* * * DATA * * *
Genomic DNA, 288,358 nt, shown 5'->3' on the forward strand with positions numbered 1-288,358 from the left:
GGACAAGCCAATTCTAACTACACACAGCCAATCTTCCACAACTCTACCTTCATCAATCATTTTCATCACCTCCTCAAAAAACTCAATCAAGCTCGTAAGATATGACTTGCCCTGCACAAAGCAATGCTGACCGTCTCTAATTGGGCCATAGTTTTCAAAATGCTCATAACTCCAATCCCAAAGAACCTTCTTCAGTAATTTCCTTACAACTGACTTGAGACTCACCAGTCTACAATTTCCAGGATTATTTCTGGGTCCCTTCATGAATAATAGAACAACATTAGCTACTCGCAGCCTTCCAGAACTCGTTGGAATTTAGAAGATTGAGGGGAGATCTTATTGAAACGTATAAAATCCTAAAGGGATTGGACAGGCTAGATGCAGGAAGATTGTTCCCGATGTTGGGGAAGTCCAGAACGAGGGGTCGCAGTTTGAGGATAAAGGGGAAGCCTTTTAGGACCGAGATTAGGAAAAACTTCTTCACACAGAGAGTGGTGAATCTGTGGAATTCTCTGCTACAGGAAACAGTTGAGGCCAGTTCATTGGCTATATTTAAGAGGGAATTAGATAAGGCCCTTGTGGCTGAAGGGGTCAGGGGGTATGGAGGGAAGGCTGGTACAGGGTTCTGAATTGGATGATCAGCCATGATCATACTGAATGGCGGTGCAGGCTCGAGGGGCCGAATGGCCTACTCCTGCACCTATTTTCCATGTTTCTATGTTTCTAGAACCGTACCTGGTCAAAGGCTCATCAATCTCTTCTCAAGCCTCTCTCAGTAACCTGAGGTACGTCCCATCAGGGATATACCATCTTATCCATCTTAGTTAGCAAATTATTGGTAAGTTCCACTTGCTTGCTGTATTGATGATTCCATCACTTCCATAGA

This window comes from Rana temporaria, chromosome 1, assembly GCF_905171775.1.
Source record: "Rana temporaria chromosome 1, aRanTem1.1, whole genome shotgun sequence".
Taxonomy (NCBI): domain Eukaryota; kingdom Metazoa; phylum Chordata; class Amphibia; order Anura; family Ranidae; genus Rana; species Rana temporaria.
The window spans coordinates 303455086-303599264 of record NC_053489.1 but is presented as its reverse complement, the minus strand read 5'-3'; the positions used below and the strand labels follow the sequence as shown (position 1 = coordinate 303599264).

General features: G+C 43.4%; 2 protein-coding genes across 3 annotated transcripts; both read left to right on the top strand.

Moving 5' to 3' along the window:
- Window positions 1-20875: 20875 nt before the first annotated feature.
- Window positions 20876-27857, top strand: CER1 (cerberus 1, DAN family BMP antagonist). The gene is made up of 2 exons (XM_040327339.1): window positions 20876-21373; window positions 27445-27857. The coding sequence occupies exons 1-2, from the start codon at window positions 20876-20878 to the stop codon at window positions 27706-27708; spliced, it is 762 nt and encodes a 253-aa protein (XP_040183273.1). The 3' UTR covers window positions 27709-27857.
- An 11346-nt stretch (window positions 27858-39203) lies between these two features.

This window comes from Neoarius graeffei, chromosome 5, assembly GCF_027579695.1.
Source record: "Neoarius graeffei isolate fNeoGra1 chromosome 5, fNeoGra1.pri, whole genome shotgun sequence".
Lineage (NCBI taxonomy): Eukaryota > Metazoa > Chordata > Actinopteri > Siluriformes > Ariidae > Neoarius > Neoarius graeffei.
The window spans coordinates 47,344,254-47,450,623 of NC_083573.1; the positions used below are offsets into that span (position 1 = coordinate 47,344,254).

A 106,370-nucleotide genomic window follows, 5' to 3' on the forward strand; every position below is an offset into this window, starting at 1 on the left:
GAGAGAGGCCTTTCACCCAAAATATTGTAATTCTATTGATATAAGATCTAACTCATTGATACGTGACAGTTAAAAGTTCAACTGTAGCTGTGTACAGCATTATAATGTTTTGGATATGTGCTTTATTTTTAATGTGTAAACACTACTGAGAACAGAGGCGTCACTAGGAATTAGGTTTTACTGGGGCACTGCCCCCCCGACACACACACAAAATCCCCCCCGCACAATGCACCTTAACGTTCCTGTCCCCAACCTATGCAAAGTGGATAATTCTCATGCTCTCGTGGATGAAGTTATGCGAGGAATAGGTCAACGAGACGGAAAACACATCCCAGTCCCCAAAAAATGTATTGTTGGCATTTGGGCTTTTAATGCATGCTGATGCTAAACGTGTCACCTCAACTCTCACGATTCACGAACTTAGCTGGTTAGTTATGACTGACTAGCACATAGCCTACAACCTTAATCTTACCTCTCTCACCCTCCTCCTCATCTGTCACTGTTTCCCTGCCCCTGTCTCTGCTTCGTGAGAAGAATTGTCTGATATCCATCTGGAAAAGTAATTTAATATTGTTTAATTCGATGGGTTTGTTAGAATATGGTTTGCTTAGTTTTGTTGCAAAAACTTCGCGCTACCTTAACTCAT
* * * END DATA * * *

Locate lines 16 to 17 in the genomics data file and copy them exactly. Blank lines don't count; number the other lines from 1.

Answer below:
A 106,370-nucleotide genomic window follows, 5' to 3' on the forward strand; every position below is an offset into this window, starting at 1 on the left:
GAGAGAGGCCTTTCACCCAAAATATTGTAATTCTATTGATATAAGATCTAACTCATTGATACGTGACAGTTAAAAGTTCAACTGTAGCTGTGTACAGCATTATAATGTTTTGGATATGTGCTTTATTTTTAATGTGTAAACACTACTGAGAACAGAGGCGTCACTAGGAATTAGGTTTTACTGGGGCACTGCCCCCCCGACACACACACAAAATCCCCCCCGCACAATGCACCTTAACGTTCCTGTCCCCAACCTATGCAAAGTGGATAATTCTCATGCTCTCGTGGATGAAGTTATGCGAGGAATAGGTCAACGAGACGGAAAACACATCCCAGTCCCCAAAAAATGTATTGTTGGCATTTGGGCTTTTAATGCATGCTGATGCTAAACGTGTCACCTCAACTCTCACGATTCACGAACTTAGCTGGTTAGTTATGACTGACTAGCACATAGCCTACAACCTTAATCTTACCTCTCTCACCCTCCTCCTCATCTGTCACTGTTTCCCTGCCCCTGTCTCTGCTTCGTGAGAAGAATTGTCTGATATCCATCTGGAAAAGTAATTTAATATTGTTTAATTCGATGGGTTTGTTAGAATATGGTTTGCTTAGTTTTGTTGCAAAAACTTCGCGCTACCTTAACTCAT